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Independent Board Divided On Warrantless Surveillance Law

The federal Privacy and Civil Liberties Board agreed that an expiring law poses a threat to citizen privacy, but it still called for reauthorization of the law, the New York Times reports. The board called for imposing new limits on it, but it is divided on what those limits should be. The law, known as Section 702, allows for warrantless surveillance of targeted foreigners even when they are communicating with or about Americans. One proposed remedy the board is divided over is requiring that a court be involved before analysts can deliberately look at Americans’ intercepted communications. The partisan disagreement over how to place checks on the program may complicate the impact of the report in Congress. The law must be reauthorized this year if it is to remain in effect.


The board is an independent agency that Congress established several years after the terrorist attacks of Sept. 11, 2001. Three of its current members were chosen by Democrats and two by Republicans. Congress previously reauthorized the law in 2012 and 2018. It faces an uncertain fate this cycle. Hard-right Republicans are opposing it in alignment with former President Trump’s hostility to the “deep state,” joining forces with liberal-leaning civil liberties advocates. Much of the controversy has centered on the ability of the intelligence analysts to use Americans’ identifiers as query terms, since that sometimes results in reading private messages sent to or from Americans that were gathered without warrants. FBI officials have repeatedly violated standards on querying for Americans’ information. The bureau adopted further limits in 2021 and 2022.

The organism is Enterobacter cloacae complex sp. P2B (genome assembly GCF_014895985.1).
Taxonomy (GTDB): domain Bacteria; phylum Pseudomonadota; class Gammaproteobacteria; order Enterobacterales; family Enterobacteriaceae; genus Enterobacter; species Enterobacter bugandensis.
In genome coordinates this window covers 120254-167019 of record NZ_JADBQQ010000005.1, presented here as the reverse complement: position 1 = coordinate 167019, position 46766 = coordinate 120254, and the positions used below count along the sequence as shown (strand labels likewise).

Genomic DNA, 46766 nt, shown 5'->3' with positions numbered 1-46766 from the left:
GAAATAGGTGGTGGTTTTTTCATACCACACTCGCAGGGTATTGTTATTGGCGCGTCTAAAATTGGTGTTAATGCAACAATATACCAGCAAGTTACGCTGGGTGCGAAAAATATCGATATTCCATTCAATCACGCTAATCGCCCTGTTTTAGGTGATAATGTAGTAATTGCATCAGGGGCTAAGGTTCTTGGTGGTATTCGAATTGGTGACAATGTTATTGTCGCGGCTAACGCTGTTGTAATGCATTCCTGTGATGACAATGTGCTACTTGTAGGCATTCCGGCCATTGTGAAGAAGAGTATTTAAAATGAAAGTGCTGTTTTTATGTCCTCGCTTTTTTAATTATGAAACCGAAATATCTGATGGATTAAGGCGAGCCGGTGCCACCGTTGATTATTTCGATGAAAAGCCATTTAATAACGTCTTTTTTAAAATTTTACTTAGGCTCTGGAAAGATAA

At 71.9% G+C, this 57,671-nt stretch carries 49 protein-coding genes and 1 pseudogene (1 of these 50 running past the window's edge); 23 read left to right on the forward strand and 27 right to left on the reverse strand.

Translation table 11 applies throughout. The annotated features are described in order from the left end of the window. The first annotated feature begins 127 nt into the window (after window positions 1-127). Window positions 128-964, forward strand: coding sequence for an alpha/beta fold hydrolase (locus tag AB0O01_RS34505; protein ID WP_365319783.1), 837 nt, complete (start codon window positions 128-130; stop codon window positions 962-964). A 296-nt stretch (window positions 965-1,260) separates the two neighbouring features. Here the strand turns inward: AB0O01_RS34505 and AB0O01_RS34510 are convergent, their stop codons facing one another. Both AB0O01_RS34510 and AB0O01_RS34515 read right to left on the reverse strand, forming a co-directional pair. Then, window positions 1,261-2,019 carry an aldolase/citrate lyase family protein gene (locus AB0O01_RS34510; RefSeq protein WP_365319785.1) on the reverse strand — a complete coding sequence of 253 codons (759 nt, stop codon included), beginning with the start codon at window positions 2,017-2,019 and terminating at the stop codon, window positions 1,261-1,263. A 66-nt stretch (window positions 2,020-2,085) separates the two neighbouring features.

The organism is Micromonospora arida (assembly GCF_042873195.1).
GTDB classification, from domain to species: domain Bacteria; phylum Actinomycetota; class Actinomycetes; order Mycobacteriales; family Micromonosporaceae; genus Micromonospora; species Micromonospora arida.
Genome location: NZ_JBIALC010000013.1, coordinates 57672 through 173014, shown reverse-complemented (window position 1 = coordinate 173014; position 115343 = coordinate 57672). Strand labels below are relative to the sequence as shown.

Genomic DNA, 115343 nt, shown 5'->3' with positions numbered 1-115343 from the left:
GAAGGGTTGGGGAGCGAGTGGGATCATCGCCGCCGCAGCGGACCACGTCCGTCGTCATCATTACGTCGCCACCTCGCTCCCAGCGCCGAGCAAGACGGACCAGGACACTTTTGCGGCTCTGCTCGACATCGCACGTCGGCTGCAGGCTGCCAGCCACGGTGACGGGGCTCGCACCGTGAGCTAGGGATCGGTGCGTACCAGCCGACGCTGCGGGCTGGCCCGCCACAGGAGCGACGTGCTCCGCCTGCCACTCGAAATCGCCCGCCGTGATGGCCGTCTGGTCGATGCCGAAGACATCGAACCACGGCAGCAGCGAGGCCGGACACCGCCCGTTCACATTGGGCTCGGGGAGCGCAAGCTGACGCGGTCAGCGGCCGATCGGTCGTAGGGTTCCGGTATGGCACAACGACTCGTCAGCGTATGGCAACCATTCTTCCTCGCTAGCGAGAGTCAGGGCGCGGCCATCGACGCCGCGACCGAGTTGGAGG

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A daily report co-sponsored by Arizona State University, Criminal Justice Journalists, and the National Criminal Justice Association

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